Contact us to partner with the Forum and shape the future of our digital economy.

Affronted by anger

There are many prominent critics of inappropriate use of the internet. At a recent speech to the Anti-Defamation League, British comedian Sacha Baron Cohen described social media platforms as “the greatest propaganda machine in history,” citing the rapid spread of conspiracy theories, hate crimes and bullying online. He suggested social media companies be held responsible for the propagation of hateful material and so-called “fake news” on their sites.

Former US president Barack Obama, meanwhile, has taken young activists to task for being overly critical online: “There is this sense sometimes of, ‘The way of me making change is to be as judgmental as possible about other people,’” he said. “If all you are doing is casting stones, you’re probably not going to get that far.”

A digital future for all

Alongside concerns about anti-social behaviour, Berners-Lee’s contract emphasizes the need to bring the rest of the world online through ambitious policies and investment connectivity – especially in unserved and underserved areas.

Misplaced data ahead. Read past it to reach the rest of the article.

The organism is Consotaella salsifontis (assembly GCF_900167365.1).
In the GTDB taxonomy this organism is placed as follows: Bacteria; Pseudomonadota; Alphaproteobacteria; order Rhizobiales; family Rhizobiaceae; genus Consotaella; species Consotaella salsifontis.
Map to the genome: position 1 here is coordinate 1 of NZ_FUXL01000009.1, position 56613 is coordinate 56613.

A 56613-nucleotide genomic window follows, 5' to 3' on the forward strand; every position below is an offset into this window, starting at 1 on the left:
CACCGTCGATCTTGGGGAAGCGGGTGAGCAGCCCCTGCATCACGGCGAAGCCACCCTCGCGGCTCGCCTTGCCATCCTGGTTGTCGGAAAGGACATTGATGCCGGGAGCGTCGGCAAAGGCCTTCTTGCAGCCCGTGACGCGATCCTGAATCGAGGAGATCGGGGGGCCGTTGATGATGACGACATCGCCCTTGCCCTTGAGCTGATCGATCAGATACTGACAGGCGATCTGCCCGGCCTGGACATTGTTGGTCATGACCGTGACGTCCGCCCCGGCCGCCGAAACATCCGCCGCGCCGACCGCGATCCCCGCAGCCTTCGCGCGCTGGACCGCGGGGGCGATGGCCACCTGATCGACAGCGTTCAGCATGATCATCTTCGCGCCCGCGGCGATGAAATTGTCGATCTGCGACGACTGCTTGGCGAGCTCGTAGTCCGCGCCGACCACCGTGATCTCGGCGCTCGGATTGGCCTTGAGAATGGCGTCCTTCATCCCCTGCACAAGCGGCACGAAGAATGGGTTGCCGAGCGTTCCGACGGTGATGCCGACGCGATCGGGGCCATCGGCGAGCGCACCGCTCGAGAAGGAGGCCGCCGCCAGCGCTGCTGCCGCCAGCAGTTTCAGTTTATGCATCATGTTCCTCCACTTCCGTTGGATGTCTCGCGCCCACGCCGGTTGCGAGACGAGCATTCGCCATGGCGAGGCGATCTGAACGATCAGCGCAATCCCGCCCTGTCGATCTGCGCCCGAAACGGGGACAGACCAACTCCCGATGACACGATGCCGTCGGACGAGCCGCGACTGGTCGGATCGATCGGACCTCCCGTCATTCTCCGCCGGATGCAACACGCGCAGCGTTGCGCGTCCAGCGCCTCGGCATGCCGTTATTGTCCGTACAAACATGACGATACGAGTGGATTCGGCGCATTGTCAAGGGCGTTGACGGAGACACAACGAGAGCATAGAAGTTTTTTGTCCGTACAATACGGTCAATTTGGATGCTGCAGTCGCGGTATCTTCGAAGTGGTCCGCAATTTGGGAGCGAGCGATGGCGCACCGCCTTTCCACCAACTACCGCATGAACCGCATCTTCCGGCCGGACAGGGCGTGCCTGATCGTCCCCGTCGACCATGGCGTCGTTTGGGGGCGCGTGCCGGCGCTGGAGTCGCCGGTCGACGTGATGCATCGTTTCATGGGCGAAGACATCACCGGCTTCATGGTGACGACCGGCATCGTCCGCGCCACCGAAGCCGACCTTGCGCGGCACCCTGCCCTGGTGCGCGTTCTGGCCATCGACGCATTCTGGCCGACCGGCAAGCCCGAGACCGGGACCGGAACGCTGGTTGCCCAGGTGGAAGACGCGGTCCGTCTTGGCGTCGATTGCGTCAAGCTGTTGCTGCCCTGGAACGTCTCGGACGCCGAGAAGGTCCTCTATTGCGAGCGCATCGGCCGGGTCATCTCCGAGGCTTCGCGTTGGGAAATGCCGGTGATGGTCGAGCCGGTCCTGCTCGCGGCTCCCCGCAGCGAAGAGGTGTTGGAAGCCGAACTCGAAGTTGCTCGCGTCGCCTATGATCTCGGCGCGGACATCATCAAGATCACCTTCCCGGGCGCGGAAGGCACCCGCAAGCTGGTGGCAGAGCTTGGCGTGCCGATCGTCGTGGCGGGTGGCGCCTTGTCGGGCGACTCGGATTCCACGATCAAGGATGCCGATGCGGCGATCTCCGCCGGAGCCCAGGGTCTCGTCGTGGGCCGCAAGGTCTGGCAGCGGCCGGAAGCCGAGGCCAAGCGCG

The World Economic Forum is supporting a similar objective through its Internet for All initiative, working to get millions of new users online through both country-level programmes and global collaboration.

There are 3.9 billion internet users worldwide – but in the world’s poorest countries, less than 5% of the population is online.

Berners-Lee’s hope is that, 30 years after the introduction of his revolutionary idea, it will bring ever-more positive change to the world.

the sting Milestone

Featured Stings

Can we feed everyone without unleashing disaster? Read on

These campaigners want to give a quarter of the UK back to nature